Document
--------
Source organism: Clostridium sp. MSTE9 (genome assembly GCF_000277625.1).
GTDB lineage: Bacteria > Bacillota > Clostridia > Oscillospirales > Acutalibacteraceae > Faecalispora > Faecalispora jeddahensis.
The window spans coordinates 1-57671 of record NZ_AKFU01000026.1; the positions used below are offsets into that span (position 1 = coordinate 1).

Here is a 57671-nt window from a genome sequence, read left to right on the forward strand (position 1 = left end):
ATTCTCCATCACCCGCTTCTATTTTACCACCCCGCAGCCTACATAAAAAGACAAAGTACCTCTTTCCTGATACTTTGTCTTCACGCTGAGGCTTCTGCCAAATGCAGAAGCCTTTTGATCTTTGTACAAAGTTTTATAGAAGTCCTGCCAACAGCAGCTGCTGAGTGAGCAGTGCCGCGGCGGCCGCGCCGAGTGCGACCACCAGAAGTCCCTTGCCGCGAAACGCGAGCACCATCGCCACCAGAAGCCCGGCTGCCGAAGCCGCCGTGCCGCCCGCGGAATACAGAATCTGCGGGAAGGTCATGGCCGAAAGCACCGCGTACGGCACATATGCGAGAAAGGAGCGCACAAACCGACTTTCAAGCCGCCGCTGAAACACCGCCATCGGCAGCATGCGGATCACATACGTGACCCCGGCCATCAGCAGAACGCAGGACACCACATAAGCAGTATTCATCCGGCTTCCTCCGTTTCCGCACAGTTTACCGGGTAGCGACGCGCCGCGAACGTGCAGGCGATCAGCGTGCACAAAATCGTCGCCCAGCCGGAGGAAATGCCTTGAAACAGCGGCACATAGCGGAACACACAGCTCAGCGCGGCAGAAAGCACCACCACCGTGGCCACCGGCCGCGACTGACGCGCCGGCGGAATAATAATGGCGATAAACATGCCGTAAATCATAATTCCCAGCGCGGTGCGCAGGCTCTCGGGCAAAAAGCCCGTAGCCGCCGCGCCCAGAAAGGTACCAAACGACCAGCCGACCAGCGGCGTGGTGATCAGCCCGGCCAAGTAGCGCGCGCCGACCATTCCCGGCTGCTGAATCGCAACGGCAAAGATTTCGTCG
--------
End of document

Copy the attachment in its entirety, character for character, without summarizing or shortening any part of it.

Source organism: Clostridium sp. MSTE9 (genome assembly GCF_000277625.1).
GTDB lineage: Bacteria > Bacillota > Clostridia > Oscillospirales > Acutalibacteraceae > Faecalispora > Faecalispora jeddahensis.
The window spans coordinates 1-57671 of record NZ_AKFU01000026.1; the positions used below are offsets into that span (position 1 = coordinate 1).

Here is a 57671-nt window from a genome sequence, read left to right on the forward strand (position 1 = left end):
ATTCTCCATCACCCGCTTCTATTTTACCACCCCGCAGCCTACATAAAAAGACAAAGTACCTCTTTCCTGATACTTTGTCTTCACGCTGAGGCTTCTGCCAAATGCAGAAGCCTTTTGATCTTTGTACAAAGTTTTATAGAAGTCCTGCCAACAGCAGCTGCTGAGTGAGCAGTGCCGCGGCGGCCGCGCCGAGTGCGACCACCAGAAGTCCCTTGCCGCGAAACGCGAGCACCATCGCCACCAGAAGCCCGGCTGCCGAAGCCGCCGTGCCGCCCGCGGAATACAGAATCTGCGGGAAGGTCATGGCCGAAAGCACCGCGTACGGCACATATGCGAGAAAGGAGCGCACAAACCGACTTTCAAGCCGCCGCTGAAACACCGCCATCGGCAGCATGCGGATCACATACGTGACCCCGGCCATCAGCAGAACGCAGGACACCACATAAGCAGTATTCATCCGGCTTCCTCCGTTTCCGCACAGTTTACCGGGTAGCGACGCGCCGCGAACGTGCAGGCGATCAGCGTGCACAAAATCGTCGCCCAGCCGGAGGAAATGCCTTGAAACAGCGGCACATAGCGGAACACACAGCTCAGCGCGGCAGAAAGCACCACCACCGTGGCCACCGGCCGCGACTGACGCGCCGGCGGAATAATAATGGCGATAAACATGCCGTAAATCATAATTCCCAGCGCGGTGCGCAGGCTCTCGGGCAAAAAGCCCGTAGCCGCCGCGCCCAGAAAGGTACCAAACGACCAGCCGACCAGCGGCGTGGTGATCAGCCCGGCCAAGTAGCGCGCGCCGACCATTCCCGGCTGCTGAATCGCAACGGCAAAGATTTCGTCG